All of this action unfolds with the maximum of verbal teeth gnashing. Rosenthal dithers and worries before he takes the big step, going so far as to discuss theology with one of his patients, a rabbi who is slowly going blind. This rabbi is one of Allen's typically excruciating constructs, a symbolic straw man with no real dramatic function, a mere rhetorical presence. In fact, despite a tremendous performance by Landau and a pretty good one by Huston, this part of the film never amounts to much more than a catalog of behavioral tendencies meant to illustrate Allen's perceptions of the contemporary bourgeoisie's moral bankruptcy. Too often this condemnation of the exigent morality of modernity is expressed merely as a nostalgia for the certainties of childhood. Given that vapidity, any claims to tragedy--which are clearly explicit, thanks to Lester's trite clues--seem merely boastful. Tragedy is a function of character, not a schematic variation of plot, and the characters in this narrative stream are incapable of resisting the currents into which Allen plunges them.

However, just as prefab fatalism undermines Allen's sober side, his sense of inevitable doom is the source of most of what is really funny about his comedy. Cliff's sense that failure lurks around every corner gives his sardonic wit an edge. If he wasn't so sure he was sentenced to a life dominated by hucksters, he wouldn't be as funny. So Allen's fiery barbs hit one target after another as long as he tries to be comic. Even his own sense of seriousness comes under attack, particularly when he finally unveils the film he's made about Lester, an insane cascade of images that puts Lester's words into the mouths of Mussolini and a jackass.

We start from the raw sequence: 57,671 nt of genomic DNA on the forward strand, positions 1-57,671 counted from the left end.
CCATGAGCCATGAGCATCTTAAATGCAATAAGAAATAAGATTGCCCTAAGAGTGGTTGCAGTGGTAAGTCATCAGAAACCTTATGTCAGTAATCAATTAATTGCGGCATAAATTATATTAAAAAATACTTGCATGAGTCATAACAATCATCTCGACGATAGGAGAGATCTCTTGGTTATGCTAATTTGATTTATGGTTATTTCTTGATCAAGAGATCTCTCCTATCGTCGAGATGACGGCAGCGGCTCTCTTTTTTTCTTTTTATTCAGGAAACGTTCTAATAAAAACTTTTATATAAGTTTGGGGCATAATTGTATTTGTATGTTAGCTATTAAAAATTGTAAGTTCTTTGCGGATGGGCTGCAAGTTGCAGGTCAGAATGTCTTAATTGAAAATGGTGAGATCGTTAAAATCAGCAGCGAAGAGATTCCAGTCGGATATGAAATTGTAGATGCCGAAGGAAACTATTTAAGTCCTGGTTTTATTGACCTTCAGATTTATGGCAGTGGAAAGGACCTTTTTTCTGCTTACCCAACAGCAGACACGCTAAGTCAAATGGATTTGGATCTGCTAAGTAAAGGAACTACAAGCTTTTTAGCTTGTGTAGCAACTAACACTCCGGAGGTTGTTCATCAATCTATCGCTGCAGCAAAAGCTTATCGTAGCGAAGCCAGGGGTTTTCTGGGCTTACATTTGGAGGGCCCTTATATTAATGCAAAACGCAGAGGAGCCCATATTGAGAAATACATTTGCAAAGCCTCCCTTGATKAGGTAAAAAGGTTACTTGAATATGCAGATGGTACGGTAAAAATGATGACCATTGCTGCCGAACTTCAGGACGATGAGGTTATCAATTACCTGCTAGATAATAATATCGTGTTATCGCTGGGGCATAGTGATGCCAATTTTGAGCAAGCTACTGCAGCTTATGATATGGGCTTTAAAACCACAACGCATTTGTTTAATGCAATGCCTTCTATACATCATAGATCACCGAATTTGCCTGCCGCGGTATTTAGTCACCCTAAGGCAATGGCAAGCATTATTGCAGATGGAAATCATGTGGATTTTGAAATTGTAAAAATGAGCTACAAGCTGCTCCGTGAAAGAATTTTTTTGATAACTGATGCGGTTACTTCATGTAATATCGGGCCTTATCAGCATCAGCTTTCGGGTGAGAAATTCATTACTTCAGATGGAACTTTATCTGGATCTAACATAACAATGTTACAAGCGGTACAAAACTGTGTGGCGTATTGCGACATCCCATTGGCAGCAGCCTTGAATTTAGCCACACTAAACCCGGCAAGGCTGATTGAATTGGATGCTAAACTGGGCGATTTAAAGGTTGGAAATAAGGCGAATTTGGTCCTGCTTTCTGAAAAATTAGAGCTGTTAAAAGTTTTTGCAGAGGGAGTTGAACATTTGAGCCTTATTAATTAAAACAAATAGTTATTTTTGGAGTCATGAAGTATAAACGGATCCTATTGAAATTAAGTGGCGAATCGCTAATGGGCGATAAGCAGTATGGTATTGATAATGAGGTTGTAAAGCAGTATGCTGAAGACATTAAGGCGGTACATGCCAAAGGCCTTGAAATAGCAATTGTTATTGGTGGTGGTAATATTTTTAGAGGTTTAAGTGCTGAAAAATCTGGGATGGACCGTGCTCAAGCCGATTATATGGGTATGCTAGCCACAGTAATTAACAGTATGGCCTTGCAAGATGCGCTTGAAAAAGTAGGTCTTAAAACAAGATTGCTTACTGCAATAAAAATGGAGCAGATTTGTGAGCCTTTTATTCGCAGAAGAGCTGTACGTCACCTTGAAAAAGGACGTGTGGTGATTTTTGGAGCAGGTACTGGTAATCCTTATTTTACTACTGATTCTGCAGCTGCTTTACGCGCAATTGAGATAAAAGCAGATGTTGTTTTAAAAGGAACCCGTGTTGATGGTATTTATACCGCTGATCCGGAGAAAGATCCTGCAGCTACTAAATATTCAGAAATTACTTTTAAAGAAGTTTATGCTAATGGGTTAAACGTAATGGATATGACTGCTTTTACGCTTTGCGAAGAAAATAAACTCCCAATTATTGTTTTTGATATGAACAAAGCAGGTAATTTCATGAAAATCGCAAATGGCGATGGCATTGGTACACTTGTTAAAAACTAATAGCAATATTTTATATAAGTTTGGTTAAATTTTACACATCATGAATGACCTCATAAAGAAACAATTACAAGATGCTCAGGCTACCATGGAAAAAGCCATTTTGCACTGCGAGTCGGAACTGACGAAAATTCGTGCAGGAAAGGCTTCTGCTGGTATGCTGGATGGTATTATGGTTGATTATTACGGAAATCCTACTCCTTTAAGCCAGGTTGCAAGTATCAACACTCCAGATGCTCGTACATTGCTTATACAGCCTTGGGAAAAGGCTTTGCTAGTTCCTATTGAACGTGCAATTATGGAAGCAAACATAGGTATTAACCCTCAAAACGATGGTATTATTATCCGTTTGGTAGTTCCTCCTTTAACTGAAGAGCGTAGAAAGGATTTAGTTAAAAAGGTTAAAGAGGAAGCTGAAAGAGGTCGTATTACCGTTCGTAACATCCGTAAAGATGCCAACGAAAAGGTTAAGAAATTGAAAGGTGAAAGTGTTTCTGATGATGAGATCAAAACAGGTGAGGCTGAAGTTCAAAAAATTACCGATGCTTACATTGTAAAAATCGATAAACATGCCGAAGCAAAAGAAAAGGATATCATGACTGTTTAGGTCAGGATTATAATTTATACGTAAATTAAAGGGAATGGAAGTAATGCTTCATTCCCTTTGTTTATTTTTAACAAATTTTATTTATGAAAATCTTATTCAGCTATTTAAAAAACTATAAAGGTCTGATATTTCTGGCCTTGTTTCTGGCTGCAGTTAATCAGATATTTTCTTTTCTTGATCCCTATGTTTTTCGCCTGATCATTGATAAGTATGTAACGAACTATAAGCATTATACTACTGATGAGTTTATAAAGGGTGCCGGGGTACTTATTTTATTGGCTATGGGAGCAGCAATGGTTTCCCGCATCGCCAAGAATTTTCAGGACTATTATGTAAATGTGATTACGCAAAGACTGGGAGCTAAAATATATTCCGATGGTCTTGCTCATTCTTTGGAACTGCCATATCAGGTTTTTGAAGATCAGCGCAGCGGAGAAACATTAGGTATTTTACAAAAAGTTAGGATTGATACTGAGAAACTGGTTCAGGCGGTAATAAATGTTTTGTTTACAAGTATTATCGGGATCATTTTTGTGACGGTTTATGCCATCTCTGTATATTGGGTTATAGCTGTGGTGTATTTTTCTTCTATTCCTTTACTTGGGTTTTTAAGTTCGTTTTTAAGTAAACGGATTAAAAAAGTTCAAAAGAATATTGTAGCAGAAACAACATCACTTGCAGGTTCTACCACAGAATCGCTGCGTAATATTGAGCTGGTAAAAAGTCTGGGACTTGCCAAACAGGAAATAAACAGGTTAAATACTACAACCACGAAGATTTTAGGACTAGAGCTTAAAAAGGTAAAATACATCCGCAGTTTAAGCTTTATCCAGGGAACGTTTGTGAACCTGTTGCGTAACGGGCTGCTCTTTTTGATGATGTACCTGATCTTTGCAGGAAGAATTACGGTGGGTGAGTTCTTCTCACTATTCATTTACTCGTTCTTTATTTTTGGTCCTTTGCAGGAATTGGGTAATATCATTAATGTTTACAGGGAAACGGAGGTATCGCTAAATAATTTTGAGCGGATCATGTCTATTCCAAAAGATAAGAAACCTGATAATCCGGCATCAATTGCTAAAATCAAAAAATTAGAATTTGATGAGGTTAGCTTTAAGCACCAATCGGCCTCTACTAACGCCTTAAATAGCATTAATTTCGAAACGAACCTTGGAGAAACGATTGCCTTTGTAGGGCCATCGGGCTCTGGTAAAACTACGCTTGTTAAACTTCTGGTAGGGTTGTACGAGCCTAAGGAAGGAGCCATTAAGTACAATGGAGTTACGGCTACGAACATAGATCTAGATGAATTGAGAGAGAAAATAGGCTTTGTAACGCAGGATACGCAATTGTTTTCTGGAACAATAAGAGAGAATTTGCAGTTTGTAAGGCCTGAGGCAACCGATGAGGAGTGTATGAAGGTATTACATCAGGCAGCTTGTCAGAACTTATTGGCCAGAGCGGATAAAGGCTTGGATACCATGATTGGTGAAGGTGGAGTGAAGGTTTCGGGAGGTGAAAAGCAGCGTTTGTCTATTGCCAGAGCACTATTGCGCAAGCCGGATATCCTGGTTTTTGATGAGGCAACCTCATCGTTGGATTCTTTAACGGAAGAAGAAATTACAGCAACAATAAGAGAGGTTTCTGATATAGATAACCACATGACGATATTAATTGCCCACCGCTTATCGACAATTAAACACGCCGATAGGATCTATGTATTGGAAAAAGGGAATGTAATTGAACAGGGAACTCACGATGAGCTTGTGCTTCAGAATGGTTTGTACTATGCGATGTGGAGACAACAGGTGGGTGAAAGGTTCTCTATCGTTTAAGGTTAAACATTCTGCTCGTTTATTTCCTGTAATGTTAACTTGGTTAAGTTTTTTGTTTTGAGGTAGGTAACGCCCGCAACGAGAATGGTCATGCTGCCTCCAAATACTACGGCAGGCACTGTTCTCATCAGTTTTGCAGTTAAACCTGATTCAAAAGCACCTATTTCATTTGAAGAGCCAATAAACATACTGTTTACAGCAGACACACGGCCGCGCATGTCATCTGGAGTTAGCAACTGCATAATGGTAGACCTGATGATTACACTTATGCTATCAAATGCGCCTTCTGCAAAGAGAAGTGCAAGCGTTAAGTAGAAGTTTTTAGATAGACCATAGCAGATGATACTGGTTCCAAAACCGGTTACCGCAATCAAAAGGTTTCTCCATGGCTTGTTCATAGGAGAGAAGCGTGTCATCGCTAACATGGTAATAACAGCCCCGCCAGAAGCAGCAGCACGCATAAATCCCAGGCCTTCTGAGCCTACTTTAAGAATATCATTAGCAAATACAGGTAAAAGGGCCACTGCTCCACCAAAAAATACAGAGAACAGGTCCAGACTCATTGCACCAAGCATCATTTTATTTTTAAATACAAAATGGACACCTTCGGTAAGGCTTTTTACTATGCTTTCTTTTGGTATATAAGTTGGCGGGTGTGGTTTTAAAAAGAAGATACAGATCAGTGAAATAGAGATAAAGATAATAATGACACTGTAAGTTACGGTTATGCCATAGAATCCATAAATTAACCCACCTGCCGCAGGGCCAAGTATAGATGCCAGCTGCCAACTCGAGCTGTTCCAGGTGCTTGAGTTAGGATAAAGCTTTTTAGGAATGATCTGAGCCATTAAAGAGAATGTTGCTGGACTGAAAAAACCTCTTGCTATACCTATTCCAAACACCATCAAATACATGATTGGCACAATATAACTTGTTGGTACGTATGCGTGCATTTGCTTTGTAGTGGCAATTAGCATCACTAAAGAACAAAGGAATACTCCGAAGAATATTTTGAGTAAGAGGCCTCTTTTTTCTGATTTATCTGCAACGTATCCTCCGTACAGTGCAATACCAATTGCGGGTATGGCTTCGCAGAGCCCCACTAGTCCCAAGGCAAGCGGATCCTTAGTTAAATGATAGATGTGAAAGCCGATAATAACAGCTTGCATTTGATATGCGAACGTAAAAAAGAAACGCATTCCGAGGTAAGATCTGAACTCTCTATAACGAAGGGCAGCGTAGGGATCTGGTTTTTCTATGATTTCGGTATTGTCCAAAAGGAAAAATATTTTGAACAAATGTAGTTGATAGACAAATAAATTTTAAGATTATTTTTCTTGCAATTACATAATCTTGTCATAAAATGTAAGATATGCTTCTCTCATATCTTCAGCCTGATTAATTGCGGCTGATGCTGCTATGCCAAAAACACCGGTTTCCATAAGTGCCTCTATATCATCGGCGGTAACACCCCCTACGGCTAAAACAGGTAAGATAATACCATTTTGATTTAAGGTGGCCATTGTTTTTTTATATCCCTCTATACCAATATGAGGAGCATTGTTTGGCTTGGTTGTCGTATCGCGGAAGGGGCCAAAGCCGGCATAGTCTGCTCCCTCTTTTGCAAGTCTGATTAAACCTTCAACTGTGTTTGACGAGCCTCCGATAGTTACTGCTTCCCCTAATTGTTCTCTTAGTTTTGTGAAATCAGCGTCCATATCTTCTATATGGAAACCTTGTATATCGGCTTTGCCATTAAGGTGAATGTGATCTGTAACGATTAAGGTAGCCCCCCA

Of course, these tales travel not on parallel tracks but on converging ones, and their meeting is the film's major disappointment. The blind rabbi with whom Rosenthal has had his ethical tete-a-tete is Ben (Sam Waterston), Cliff's other brother-in-law--Lester's brother--and everyone meets up at his daughter's wedding. Since tragic form calls for a final, sudden reversal--the peripeteia--Allen provides one in this scene.

Despite the cliched situation--weddings are a worn-out setting for unhappiness--Allen gets an enormous amount of mileage from this final sequence. The dramatic reversal, which involves Cliff's sudden unhappiness and Rosenthal's equally unexpected moral equanimity, occurs with tremendous force, an indication of how far Allen has come as a metteur en scene and dialogue writer. Equally important is Allen's ability to hold himself up for scrutiny. One of his best moments as a performer comes when he holds the camera on his own face, refusing to display any extreme emotion, merely looking old, devastated, and at a loss for words.

As an actor, Allen seems willing to concede the possibility that life supplies moments of pain that are beyond understanding. And as a comic, he clearly has a profound conception of the inadequacy of human response to the daily routine of minor injustices. But as a tragedian, Allen is still stuck in some sort of high school classroom, cribbing the form, but never the substance, of vaunted classics.